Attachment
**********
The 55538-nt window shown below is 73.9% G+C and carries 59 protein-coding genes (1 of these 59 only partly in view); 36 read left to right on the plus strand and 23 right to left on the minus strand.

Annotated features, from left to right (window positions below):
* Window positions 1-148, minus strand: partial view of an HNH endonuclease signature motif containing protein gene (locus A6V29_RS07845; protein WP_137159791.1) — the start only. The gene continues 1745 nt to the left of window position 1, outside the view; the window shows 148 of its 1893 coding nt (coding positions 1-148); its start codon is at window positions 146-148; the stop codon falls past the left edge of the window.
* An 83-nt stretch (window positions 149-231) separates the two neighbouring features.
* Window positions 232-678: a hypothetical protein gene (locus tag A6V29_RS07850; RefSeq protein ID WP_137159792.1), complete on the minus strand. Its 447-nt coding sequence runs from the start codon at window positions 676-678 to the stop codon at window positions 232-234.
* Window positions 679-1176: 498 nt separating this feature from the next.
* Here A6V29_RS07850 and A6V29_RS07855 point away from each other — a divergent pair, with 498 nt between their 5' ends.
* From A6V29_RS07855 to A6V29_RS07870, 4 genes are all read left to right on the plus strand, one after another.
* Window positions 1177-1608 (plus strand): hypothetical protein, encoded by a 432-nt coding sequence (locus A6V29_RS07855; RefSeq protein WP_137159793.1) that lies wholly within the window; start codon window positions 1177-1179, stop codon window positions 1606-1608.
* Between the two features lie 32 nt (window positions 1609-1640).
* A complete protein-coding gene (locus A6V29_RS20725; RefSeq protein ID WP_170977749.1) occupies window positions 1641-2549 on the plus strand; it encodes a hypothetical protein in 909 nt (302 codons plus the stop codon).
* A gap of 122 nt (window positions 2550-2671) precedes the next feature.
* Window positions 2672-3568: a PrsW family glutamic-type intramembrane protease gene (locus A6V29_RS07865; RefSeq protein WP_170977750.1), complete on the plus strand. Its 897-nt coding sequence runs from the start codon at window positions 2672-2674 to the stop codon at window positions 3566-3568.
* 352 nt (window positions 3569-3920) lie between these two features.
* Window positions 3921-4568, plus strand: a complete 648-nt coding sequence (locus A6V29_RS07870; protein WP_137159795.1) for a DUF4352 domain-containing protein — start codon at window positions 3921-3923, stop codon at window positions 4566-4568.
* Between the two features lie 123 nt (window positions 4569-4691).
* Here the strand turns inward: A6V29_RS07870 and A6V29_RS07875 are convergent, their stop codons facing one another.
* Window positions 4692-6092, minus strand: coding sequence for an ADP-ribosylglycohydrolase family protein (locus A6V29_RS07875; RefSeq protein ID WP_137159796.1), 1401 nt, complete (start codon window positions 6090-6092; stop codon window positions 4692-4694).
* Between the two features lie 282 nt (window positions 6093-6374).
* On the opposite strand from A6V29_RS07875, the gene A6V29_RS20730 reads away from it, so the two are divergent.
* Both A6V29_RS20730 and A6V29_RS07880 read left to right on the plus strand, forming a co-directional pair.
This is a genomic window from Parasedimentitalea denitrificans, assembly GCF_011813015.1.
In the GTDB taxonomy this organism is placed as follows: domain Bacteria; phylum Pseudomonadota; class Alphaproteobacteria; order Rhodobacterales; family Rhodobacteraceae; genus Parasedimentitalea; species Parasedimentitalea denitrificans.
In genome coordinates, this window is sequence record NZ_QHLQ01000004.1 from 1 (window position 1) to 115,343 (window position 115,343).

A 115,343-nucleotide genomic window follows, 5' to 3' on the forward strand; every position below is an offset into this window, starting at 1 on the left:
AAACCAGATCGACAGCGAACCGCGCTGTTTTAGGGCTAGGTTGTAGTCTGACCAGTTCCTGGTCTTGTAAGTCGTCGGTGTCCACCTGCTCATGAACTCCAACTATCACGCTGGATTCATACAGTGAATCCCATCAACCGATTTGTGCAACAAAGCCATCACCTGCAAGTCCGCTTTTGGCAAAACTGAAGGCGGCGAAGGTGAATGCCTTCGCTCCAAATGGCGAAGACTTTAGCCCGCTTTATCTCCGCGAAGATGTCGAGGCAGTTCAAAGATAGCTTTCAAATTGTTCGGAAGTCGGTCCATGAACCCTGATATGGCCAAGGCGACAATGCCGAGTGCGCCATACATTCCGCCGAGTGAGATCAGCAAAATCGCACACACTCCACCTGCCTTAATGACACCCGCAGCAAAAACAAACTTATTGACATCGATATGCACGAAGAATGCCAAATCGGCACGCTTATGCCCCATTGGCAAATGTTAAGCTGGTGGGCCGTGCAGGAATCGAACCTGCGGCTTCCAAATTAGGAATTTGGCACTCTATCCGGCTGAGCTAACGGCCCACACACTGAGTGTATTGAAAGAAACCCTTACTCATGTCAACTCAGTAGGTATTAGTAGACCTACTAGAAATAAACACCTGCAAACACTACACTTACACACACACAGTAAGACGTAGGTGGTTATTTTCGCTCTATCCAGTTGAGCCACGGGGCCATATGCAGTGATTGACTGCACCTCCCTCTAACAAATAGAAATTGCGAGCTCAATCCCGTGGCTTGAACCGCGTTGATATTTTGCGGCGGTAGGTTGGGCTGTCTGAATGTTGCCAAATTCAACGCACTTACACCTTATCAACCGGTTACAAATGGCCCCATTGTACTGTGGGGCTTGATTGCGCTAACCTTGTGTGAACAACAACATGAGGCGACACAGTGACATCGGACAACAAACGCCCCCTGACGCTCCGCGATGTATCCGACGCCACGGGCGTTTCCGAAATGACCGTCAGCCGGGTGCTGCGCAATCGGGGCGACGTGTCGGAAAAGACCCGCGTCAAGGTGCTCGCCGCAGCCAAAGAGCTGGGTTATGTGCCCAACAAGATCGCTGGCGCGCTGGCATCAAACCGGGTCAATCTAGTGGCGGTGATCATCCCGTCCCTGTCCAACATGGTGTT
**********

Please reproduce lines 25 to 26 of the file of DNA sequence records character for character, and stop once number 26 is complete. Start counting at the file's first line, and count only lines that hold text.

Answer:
A 115,343-nucleotide genomic window follows, 5' to 3' on the forward strand; every position below is an offset into this window, starting at 1 on the left:
AAACCAGATCGACAGCGAACCGCGCTGTTTTAGGGCTAGGTTGTAGTCTGACCAGTTCCTGGTCTTGTAAGTCGTCGGTGTCCACCTGCTCATGAACTCCAACTATCACGCTGGATTCATACAGTGAATCCCATCAACCGATTTGTGCAACAAAGCCATCACCTGCAAGTCCGCTTTTGGCAAAACTGAAGGCGGCGAAGGTGAATGCCTTCGCTCCAAATGGCGAAGACTTTAGCCCGCTTTATCTCCGCGAAGATGTCGAGGCAGTTCAAAGATAGCTTTCAAATTGTTCGGAAGTCGGTCCATGAACCCTGATATGGCCAAGGCGACAATGCCGAGTGCGCCATACATTCCGCCGAGTGAGATCAGCAAAATCGCACACACTCCACCTGCCTTAATGACACCCGCAGCAAAAACAAACTTATTGACATCGATATGCACGAAGAATGCCAAATCGGCACGCTTATGCCCCATTGGCAAATGTTAAGCTGGTGGGCCGTGCAGGAATCGAACCTGCGGCTTCCAAATTAGGAATTTGGCACTCTATCCGGCTGAGCTAACGGCCCACACACTGAGTGTATTGAAAGAAACCCTTACTCATGTCAACTCAGTAGGTATTAGTAGACCTACTAGAAATAAACACCTGCAAACACTACACTTACACACACACAGTAAGACGTAGGTGGTTATTTTCGCTCTATCCAGTTGAGCCACGGGGCCATATGCAGTGATTGACTGCACCTCCCTCTAACAAATAGAAATTGCGAGCTCAATCCCGTGGCTTGAACCGCGTTGATATTTTGCGGCGGTAGGTTGGGCTGTCTGAATGTTGCCAAATTCAACGCACTTACACCTTATCAACCGGTTACAAATGGCCCCATTGTACTGTGGGGCTTGATTGCGCTAACCTTGTGTGAACAACAACATGAGGCGACACAGTGACATCGGACAACAAACGCCCCCTGACGCTCCGCGATGTATCCGACGCCACGGGCGTTTCCGAAATGACCGTCAGCCGGGTGCTGCGCAATCGGGGCGACGTGTCGGAAAAGACCCGCGTCAAGGTGCTCGCCGCAGCCAAAGAGCTGGGTTATGTGCCCAACAAGATCGCTGGCGCGCTGGCATCAAACCGGGTCAATCTAGTGGCGGTGATCATCCCGTCCCTGTCCAACATGGTGTT